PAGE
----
8 Interesting Facts About Urine

by Chris Regal Editor

Urine odor

Sometimes, urine can smell. Sometimes it smells like a specific food. Asparagus, for one, causes a characteristic odor due to asparagines, an amino acid. Foul-smelling urine can be indicative of bacteria and potentially a urinary tract infection. In this case, consult a doctor for urinalysis or urine culture tests. Additionally, sweet-smelling urine could indicate diabetes, in which case, also see your doctor.

Treating jellyfish stings

According to a report in the Western Journal of Medicine, urinating on a jellyfish sting is not an appropriate or effective remedy. Instead, dilute vinegar and apply it to the sting, then ice the injury. The exact origins of the "pee on a jellyfish sting" treatment are unknown, but maybe it was just someone messing with his buddy.

Medical benefits?

Urine therapy is sometimes cited as a "cure-all" that can boost the immune system. At five Urine Therapy World Congresses, people claimed drinking urine cured tuberculosis, HIV, malaria, and cancer, among others. The truth? According to AskMen.com, "morning pee" has a high concentration of melatonin, which has legitimate health benefits. But drinking your own urine is not recommended.

Urine for the skin

Former New York Mets outfielder Moises Alou famously used to urinate on his hands. According to Alou, he did this to "toughen up" his hands. Others claim urine is a skin treatment. Urine therapy is controversial, as few studies exist to substantiate these claims. Urine can contain bacteria and transport germs that could be harmful to both yourself and others. Use caution.

Changing color

In addition to changing its smell, certain foods can also influence the color of urine. Beets can cause urine to be a reddish tint. Fava beans or rhubarb can cause urine to be dark brown or even black. Blackberries can turn it pink. On the other hand, a kidney stone could give it a brownish tint, and blood in the urine can be indicative of kidney damage. Liver damage can lead to brown urine as well.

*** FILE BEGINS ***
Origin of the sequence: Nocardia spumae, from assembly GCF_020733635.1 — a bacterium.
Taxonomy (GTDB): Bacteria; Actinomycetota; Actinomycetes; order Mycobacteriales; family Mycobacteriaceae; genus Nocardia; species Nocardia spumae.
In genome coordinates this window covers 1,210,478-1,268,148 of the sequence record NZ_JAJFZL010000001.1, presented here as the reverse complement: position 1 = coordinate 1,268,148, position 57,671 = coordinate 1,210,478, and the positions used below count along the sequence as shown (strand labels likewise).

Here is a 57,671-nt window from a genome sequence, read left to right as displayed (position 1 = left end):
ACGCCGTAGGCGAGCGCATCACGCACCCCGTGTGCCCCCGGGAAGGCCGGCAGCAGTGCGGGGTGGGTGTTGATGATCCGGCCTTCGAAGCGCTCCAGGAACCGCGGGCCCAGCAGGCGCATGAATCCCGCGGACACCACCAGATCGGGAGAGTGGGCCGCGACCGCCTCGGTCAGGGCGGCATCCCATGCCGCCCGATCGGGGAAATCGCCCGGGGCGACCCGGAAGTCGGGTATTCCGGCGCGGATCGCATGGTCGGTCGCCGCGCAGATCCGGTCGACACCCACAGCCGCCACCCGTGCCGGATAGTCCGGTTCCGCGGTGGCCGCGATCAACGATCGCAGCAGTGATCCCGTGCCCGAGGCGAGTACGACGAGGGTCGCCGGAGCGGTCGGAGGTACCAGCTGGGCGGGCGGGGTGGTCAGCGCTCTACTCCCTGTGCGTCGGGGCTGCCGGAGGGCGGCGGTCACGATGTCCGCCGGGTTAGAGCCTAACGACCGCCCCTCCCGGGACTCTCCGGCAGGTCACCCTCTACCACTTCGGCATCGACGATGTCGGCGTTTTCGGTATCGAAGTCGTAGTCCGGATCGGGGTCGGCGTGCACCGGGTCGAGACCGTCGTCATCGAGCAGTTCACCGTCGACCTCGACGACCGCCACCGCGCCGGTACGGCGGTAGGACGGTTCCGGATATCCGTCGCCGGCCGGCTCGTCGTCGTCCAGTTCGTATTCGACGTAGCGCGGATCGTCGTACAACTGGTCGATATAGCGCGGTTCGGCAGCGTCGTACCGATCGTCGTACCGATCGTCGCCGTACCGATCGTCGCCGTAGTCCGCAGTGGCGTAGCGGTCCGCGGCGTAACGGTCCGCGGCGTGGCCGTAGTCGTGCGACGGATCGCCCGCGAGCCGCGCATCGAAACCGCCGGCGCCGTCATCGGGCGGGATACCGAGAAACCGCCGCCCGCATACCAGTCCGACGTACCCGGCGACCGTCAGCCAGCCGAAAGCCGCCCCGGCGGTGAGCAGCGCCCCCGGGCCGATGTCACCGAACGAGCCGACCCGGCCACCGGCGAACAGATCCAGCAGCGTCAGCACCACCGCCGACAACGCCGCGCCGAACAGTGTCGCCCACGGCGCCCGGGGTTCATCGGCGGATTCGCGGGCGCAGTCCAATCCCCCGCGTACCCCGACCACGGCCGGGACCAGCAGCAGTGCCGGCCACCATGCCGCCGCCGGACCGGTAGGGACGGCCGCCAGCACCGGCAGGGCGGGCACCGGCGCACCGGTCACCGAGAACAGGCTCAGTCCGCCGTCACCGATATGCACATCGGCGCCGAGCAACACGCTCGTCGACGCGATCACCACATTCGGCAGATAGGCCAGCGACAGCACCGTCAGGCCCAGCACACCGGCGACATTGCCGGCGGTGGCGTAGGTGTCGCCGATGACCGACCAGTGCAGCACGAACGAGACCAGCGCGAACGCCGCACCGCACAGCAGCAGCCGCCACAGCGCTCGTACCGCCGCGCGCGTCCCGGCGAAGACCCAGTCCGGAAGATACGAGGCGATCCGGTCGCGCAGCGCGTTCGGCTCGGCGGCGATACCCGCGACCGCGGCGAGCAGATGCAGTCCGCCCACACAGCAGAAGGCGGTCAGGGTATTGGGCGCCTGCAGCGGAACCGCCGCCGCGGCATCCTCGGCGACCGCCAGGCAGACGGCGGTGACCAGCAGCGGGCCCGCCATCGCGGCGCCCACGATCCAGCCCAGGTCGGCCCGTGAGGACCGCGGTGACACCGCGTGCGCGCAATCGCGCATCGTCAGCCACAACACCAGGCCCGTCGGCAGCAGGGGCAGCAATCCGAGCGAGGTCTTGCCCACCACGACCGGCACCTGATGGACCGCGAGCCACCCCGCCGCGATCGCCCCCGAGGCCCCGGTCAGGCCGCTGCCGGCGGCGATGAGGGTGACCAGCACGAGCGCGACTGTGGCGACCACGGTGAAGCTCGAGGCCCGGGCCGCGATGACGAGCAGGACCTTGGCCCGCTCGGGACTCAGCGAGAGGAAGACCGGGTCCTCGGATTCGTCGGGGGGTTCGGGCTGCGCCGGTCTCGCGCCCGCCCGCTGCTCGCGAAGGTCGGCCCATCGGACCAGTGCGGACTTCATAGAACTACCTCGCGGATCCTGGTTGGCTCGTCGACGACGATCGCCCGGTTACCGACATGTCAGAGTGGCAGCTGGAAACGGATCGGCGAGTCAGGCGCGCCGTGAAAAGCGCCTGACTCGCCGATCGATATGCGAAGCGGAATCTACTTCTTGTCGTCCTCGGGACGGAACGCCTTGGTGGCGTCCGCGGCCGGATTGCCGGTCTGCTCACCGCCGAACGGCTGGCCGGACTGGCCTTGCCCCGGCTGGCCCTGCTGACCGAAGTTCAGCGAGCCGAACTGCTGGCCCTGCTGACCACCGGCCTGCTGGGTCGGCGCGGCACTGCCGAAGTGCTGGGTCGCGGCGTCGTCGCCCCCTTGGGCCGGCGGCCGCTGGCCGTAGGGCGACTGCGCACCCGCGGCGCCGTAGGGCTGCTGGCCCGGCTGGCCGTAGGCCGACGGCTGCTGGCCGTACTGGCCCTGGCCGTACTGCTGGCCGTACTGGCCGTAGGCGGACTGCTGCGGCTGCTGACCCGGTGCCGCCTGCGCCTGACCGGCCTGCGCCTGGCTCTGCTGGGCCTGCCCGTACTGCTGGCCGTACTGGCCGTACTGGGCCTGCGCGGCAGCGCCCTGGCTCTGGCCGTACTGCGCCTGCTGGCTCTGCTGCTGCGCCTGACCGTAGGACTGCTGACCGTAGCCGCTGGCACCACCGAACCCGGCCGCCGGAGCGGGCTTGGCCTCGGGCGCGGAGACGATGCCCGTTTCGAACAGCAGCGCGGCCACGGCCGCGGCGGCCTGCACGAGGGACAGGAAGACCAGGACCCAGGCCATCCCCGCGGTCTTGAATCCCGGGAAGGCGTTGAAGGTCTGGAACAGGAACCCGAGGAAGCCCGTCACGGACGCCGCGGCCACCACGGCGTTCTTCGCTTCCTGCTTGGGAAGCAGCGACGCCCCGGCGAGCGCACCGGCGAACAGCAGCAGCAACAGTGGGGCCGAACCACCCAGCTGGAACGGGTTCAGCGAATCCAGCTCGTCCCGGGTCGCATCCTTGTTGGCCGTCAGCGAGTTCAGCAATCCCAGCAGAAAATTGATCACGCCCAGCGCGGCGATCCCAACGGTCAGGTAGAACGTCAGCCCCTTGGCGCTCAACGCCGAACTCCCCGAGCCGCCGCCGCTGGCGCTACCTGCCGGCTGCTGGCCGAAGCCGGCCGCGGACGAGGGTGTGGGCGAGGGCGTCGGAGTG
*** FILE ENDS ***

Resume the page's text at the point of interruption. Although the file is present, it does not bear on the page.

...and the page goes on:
Sitting vs. standing

A Swedish political party proposed a motion to require gender-free bathrooms requiring all people to sit-down when urinating. According to the party, men who urinate sitting down are at a lower risk for prostate problems. Later in 2012, a Taiwanese minister made a similar proposal, citing the same statistic. In reality, prostatitis can be caused by urinary tract infections, among other factors.

Stopping Urine Midstream

A rumor exists that stopping urinating midstream can be bad for you. By all accounts – admittedly, nothing definitive in a peer-review journal – there is nothing dangerous about stopping urine midstream. Instead, it involves flexing the pubococcygeal muscle, the same one that controls emptying the urethra at the end of urination and controlling biological response during sex.

Washing Hands

Nearly one in five men do not wash their hands after using the bathroom. According to a poll by Harris Interactive, 18 percent of men did not wash hands after using a public restroom. 90 percent of women washed their hands in similar circumstances, though that still leaves 10 percent who do not. Please do it, and follow the NIH's advice for hand-washing while you're at it.

Chris Regal
Meet Our Writer
Chris Regal

Christopher Regal is a former Web Producer for a variety of conditions on HealthCentral.com, including osteoarthritis, chronic pain, multiple sclerosis, ADHD, Migraine, and prostate health. He edited, wrote, and managed writers for the website. He joined HealthCentral in November 2009 after time spent working for a political news organization. Chris is a graduate of the Catholic University of America and is a native of Albany, New York.